A big part of the reason that U.S. kids and schools haven’t made great gains since the country was declared a “nation at risk” in 1983 is that few states—and states are where the main education action is—have both launched major reforms and stuck with them.
Sure, there have been innumerable initiatives, crusades and promising starts on every sort of imaginable education change. But in the two most important reform realms, the two with the greatest capacity to make the biggest difference, namely (a) standards-and-accountability and (b) access to better schools for kids who need them and families who want them, the pushback is huge. The traditional public-education system hates both kinds of reform, which threaten its monopoly, call attention to its failures as well as its successes, and potentially sap some of its resources. So it fights back with everything it’s got and, politics being what they are and political leaders coming and going as they do, only a couple of states have had the leadership, fortitude, and steadfastness to keep at it.
Louisiana is looking good and Tennessee may pull it off, but the two “poster states” to date have been Massachusetts and Florida.
The Bay State got going in 1993 with a “grand compromise” Education Reform Act that raised standards for kids, teachers and schools alike, launched some of the country’s best charter schools (though not enough of them!) and lubricated the process with a considerable investment of dollars. Most importantly, Massachusetts kept at it in a bipartisan way through one election after another and resisted all manner of efforts to slow down, rein in, or simply weaken the course of reform. In consequence, it has achieved America’s strongest academic track record and is basically the only state with achievement results that now rival the “Asian tigers.” Today’s challenge for Massachusetts is to rev it all back up—people there admit that they’re coasting a bit—and further raise the expectations while also doing more to close persistent achievement gaps.
The other big success story—deserving a hearty hurrah on its twentieth anniversary!—is Florida, which launched in 1999 with that year’s “A+ Plan for Education.” Substantially the creation of then-governor Jeb Bush, aided by a strong team and supported by forward-looking legislative leadership, that plan contained an impressive array of reforms, not just in the key realms of accountability and choice but also overhauling teacher preparation, opening access to Advanced Placement, stimulating online learning, and much more.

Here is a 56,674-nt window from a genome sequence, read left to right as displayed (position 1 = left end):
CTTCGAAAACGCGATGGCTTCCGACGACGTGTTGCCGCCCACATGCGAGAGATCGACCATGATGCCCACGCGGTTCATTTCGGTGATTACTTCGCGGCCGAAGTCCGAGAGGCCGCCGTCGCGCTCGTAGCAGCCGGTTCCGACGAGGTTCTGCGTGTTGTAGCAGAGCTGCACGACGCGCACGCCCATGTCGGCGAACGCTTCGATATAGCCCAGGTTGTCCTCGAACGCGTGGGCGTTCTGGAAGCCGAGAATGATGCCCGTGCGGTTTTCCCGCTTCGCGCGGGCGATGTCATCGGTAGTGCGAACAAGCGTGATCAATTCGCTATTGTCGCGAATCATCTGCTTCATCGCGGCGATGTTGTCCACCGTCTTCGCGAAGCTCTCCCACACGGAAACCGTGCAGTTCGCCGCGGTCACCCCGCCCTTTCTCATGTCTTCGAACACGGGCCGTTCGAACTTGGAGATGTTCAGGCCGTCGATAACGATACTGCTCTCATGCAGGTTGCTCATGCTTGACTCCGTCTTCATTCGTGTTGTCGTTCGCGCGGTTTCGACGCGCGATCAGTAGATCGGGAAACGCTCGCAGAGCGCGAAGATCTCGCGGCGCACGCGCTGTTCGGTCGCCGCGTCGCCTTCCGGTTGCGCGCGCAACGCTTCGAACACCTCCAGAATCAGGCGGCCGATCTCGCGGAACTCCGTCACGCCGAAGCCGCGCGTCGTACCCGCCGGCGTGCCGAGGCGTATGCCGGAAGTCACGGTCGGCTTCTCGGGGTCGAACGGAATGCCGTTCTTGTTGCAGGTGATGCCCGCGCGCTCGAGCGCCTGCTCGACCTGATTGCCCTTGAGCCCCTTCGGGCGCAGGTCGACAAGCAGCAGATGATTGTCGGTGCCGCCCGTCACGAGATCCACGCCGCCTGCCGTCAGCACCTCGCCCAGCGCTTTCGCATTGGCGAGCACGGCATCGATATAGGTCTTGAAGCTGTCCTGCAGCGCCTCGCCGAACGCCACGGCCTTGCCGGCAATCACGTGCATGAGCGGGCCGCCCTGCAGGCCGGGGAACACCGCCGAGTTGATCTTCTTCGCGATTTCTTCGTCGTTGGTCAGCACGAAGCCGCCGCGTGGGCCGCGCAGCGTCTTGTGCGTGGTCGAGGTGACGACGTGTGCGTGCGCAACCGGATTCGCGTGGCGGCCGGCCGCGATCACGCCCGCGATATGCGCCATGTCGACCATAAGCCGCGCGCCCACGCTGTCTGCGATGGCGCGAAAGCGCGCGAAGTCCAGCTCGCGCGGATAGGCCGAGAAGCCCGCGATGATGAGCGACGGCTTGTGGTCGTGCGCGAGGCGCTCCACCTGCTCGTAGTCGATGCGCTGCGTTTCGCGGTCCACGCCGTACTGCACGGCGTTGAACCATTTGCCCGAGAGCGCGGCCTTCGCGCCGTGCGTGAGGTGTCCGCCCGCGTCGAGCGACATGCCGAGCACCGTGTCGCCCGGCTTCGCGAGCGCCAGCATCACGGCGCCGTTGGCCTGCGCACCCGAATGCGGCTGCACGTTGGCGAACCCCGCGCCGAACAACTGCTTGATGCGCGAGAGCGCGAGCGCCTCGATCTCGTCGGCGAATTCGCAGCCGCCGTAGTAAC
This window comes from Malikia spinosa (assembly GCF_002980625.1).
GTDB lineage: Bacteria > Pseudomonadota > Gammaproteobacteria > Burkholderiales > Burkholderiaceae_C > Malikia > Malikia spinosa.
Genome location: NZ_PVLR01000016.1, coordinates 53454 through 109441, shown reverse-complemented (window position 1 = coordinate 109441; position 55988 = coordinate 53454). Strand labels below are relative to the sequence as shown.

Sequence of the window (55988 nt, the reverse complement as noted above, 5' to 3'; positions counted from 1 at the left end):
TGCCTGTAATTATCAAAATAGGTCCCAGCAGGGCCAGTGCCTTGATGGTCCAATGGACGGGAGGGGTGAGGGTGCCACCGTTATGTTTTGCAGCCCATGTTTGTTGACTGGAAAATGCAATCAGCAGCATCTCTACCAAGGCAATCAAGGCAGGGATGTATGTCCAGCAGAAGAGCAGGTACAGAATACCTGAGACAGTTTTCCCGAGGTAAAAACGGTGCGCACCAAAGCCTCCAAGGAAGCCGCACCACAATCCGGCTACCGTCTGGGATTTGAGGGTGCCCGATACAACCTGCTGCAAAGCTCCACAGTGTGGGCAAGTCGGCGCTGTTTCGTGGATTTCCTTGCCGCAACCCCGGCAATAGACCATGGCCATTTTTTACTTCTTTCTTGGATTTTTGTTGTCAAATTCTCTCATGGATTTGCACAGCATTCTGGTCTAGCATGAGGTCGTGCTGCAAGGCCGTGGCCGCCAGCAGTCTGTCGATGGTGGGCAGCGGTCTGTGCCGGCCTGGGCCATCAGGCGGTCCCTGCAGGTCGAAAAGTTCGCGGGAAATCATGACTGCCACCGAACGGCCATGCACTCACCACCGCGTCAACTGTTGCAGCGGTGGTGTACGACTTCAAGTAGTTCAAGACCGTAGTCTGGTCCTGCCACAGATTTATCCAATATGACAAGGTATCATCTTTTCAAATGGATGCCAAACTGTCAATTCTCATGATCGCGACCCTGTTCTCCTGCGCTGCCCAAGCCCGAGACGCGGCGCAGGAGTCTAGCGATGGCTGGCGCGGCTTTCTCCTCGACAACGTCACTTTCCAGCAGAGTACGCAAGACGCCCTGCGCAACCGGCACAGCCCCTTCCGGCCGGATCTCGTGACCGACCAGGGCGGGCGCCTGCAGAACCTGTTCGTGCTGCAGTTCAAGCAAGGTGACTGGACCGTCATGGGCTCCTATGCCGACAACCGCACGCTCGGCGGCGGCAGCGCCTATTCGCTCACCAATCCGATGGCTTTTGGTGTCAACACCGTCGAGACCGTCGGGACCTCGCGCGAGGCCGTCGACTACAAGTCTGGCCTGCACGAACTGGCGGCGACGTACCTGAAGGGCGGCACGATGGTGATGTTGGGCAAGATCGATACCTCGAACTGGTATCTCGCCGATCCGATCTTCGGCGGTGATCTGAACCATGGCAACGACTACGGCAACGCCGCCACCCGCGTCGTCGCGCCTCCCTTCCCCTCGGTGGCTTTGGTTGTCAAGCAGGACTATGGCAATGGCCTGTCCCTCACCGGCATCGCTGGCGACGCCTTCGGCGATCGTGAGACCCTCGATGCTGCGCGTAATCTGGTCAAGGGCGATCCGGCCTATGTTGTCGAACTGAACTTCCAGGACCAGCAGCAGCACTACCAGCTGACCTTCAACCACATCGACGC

While Massachusetts wasn’t doing badly before it got serious about education, Florida—like many southern states—was in dire shape two decades ago. Whatever metric one looked at—pupil achievement, high school graduation, availability of advanced coursework, etc.—the picture was bleak and (akin to Massachusetts in this regard) the whole system seemed to be in the grip of the status quo and the adult interest groups that benefited from it.
Bush—in his first year as governor—energized the Sunshine State to break through the gridlock, the apathy and the fatalism, helping Floridians realize that it was both urgent and feasible to change. His state did not have to remain near the back of the education train. Its kids, its economy and its social and civil wellbeing all deserved something far better.
The result, not just during Jeb Bush’s eight years in the statehouse but also under his gubernatorial and legislative heirs, has been a phenomenal turnaround. Indeed, Florida’s education system today is almost a replacement for the one Bush found on election day. The state leads the nation in school choice and other education choices as well as student access to advanced coursework. Its high school graduation and college-going rates are awesome and it’s done better than almost every other jurisdiction in narrowing achievement gaps and equalizing opportunity across its remarkably diverse population.
Plenty of challenges lie ahead for Florida, of course, as for Massachusetts (and every other state!) and, as I write, the legislature is wrestling with several of them. No one can guarantee the future. But the past two decades have been mighty impressive, and I commend Florida for those achievements even as I urge them to maintain the momentum.
Editor’s note: This piece originally appeared in a slightly different form on the Foundation for Florida’s Future’s blog.